Matt Wuerker

Contre une coordination financière internationale

CAMBRIDGE – Lorsque le président américain Barack Obama a annoncé fin janvier dernier son intention de mettre en place des règlementations plus sévères pour les banques, il n’espérait pas se faire que des amis à Wall Street. Obama a donc déclaré que nous allons donc faire en sorte d’éviter que les banques ne fassent des opérations en bourse pour leur propre compte et qu’elles n’atteignent une taille trop importante. La bataille interne au sein de l’administration Obama semble avoir été gagnée par Paul Volcker, l’impressionnant et direct ancien directeur de la Réserve Fédérale qui est, depuis longtemps, très critique de l’innovation financière.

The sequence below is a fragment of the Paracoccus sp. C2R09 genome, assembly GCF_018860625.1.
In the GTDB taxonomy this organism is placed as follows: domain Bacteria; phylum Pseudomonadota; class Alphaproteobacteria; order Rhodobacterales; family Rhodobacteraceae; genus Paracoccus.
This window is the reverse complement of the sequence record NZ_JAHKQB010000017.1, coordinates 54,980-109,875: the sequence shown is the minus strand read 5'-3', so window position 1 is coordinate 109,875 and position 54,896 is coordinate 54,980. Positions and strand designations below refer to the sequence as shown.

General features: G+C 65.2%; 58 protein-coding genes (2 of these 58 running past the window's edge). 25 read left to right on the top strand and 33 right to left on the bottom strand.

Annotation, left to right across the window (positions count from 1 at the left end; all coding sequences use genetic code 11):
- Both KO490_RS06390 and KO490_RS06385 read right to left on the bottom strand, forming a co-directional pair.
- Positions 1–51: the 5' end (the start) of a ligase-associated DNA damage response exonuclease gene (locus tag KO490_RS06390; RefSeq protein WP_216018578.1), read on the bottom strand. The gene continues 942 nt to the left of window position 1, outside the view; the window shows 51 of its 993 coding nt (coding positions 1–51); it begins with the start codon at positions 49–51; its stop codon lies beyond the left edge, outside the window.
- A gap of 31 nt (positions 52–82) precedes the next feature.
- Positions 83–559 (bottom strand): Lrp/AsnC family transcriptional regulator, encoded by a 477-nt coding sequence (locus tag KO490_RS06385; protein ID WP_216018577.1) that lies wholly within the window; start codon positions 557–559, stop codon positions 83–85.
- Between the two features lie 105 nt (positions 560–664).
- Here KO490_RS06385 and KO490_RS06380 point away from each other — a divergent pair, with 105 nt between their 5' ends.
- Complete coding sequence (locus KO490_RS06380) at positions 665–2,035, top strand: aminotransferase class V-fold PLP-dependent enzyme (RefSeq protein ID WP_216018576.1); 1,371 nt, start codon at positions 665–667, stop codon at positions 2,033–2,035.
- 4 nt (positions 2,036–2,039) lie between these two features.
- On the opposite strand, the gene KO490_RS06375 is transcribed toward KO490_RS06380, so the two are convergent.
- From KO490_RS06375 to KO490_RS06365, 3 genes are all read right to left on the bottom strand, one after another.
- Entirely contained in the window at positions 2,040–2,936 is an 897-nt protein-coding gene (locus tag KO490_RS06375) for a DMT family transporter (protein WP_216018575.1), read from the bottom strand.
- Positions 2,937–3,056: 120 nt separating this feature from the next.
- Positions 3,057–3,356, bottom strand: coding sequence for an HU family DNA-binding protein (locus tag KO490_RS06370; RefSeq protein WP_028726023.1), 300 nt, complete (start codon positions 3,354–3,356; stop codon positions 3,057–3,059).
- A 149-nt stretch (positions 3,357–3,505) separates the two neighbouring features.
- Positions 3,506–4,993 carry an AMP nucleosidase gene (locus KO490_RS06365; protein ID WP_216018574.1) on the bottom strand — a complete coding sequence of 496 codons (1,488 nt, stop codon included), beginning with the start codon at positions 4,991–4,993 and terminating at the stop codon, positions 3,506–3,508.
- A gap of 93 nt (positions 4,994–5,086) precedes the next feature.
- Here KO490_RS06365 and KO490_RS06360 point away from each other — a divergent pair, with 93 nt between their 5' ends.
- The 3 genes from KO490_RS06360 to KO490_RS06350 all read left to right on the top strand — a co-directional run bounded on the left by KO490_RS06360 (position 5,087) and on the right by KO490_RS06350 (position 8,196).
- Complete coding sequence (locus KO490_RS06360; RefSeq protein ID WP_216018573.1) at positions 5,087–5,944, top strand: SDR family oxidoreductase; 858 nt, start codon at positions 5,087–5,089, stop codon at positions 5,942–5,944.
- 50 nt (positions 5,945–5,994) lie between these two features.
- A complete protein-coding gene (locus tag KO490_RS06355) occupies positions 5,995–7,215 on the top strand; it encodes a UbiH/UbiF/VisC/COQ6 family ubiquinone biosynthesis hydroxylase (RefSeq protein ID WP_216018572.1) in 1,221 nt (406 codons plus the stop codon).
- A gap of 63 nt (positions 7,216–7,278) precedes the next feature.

Sans surprise, Goldman Sachs et d’autres institutions de Wall Street sont dubitatifs à propos de ces « règlementations Volcker. » Donc, les républicains au Congrès américain aussi, de même que certains démocrates qui pensent que ce projet vient trop tard et pourrait interférer avec d’autres efforts de réformes en cours, aussi diluées que ces initiatives puissent être. De telles dissensions internes pourraient compromettre la traduction de ces propositions présidentielles en un loi.

Mais la réaction internationale est plus inattendue. L’annonce d’Obama a été reçue plutôt fraichement par les Européens, qui ont perçu son initiative comme un geste unilatéral qui pourrait fragiliser la coordination internationale sur la réglementation financière. L’annonce a été faite sans consultation internationale préalable. Elle semble aussi entrer en violation avec des accords antérieurs de coopération avec d’autres pays du G20, le Bureau de stabilité financière et le Comité de Bâle sur le contrôle bancaire.

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